SAT and ACT Changes due to COVID-19


Brielle Allison

COVID-19 has led to the cancellation of many planned events. Among those have been the in-person administrations of the SAT and ACT standardized tests. 

Following the outbreak, the College Board responded by cancelling several in-person SAT dates. Makeup exams for the Mar. 14 administration (scheduled for Mar. 28) were cancelled, as well as the May 2 and Jun. 6 SAT administrations.

The ACT has moved their Apr. 4 test date to Jun. 13 and all students affected by the change received an email from ACT with instructions for free rescheduling.

Both the SAT and ACT are a significant part of high school. Students often spend large amounts of time and money to prepare for these tests that will, in turn, determine students’ college eligibility as well as open the door for scholarships among other opportunities. 

“This time has been hard for everyone, and there’s definitely been added stress to the college process. I’d originally planned on taking the June SAT…it was cancelled, which brought more stress,” said Academy of the Holy Names junior, Anne Snyder. 

Snyder had originally planned to sit for the Jun. 6 SAT before it was cancelled. Like many juniors, she is nervous about the minimal amount of chances to take her tests.

Gaither junior Rylee Blocher shared a similar sentiment.

“I was really thankful to be able to retake my SATs until I found out they were unfortunately cancelled. Now I’m under a bit of stress because of it,” said Blocher.

The College Board was quick to prepare for the future of SAT testing, promising that by August, weekend SAT administrations will be every month through the end of the calendar year. This includes a new test date on Sept. 26, as well previously scheduled test dates of Aug. 29, Oct. 3, Nov. 7 and Dec. 5. 

In the event that schools do not reopen in the fall, the College Board has stated their plan for a digital SAT, similar to how the virtual AP exams have being administered. The test will be “simple, secure and fair, accessible to all, and valid for use in college admissions.”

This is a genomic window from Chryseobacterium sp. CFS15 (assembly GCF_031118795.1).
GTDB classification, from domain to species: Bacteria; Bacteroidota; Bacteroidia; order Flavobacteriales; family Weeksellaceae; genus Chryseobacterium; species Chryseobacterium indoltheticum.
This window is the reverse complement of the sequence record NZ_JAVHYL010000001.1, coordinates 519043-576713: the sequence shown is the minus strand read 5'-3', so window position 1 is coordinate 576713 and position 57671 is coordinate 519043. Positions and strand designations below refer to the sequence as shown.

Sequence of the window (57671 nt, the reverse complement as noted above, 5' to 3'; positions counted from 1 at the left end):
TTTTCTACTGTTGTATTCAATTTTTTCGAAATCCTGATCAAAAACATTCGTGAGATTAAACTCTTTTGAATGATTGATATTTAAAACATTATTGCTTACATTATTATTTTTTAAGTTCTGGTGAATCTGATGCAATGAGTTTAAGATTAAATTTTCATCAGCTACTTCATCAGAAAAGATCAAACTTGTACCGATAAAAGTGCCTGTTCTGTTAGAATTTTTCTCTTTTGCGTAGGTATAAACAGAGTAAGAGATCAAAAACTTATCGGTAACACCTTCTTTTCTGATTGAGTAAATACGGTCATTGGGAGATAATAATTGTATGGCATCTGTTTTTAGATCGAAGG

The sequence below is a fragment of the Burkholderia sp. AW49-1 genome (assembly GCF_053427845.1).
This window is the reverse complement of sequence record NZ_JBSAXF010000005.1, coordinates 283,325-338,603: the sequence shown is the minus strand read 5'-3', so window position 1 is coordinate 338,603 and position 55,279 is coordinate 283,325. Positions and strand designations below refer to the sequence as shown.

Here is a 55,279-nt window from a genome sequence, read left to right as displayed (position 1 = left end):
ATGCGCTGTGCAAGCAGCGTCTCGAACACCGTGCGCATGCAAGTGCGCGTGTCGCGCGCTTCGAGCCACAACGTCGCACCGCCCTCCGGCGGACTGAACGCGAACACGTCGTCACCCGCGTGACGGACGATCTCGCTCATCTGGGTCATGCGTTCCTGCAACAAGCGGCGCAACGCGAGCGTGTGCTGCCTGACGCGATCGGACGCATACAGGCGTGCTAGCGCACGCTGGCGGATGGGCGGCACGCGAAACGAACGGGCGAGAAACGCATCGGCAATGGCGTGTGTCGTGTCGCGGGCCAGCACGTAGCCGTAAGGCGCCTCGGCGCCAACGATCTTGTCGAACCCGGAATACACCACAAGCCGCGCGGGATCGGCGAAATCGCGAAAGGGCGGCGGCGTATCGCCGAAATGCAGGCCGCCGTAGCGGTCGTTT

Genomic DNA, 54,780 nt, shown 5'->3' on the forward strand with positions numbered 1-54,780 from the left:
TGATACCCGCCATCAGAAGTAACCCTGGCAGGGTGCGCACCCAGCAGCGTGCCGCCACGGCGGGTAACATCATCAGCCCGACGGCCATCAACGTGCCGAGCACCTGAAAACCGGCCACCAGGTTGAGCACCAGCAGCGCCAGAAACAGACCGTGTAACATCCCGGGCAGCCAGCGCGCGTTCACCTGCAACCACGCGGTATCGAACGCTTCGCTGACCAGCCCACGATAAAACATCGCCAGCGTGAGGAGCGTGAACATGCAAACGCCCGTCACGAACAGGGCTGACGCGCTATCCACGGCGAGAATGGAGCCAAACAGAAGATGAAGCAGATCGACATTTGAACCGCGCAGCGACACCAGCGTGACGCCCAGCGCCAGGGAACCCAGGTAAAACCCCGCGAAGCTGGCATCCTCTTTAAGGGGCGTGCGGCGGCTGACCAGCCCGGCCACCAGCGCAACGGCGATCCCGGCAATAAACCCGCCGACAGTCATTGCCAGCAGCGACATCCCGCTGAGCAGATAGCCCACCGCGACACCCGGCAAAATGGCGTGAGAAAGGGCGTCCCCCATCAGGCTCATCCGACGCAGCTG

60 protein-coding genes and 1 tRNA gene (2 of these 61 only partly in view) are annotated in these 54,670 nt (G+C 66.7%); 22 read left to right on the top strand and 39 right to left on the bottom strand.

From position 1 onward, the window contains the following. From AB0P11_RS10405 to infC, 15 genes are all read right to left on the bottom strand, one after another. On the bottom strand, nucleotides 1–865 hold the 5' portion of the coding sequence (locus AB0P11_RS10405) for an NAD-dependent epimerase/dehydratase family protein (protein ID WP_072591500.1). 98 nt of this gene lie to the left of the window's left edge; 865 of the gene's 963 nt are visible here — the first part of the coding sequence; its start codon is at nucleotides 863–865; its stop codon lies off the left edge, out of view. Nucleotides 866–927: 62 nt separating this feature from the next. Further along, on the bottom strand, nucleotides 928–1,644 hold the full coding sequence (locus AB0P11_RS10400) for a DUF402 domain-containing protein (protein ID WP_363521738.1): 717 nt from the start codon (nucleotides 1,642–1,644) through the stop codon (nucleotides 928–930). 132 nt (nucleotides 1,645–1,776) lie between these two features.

“I’m definitely open to taking an alternative SAT as it plays a major role in my college admissions process,” said Snyder. 

The graduating class of 2021 aren’t the only students anxious about the future of standardized testing, many rising juniors share the same concerns of limited opportunities.

Plant sophomore Jessica Thaxton shared concerns about test-prep tutoring availability in the months to come. 

“I feel stripped of the opportunities other students have had in the past to prepare fully for the SAT. Like, at school with tutors,” said Thaxton 

Gaither sophomore Jessica Peres expressed her concerns about how these changes may affect her scholarship opportunities. 

“I had a whole plan for this summer about getting a job and doing volunteer hours, and preparing for the SAT. Because of the lockdown, I feel like now there’s a shorter amount of time for me to do the things I need to do to get the Bright Futures scholarship. Now I have a shorter amount of time to accomplish things,” said Peres. 

Gaither sophomore Damian Rodriguez echoed a similar sentiment.

“Everything feels so uncertain right now, like there’s no way to tell where we’re going to be in a few months. Once everything opens up, you have to take action. It’s like we’re on standby but we don’t know what to do because of the uncertainty of everything,” said Rodriguez

Information regarding changes and updates to the tests can be found on either the College Board’s website or the ACT’s website respectively.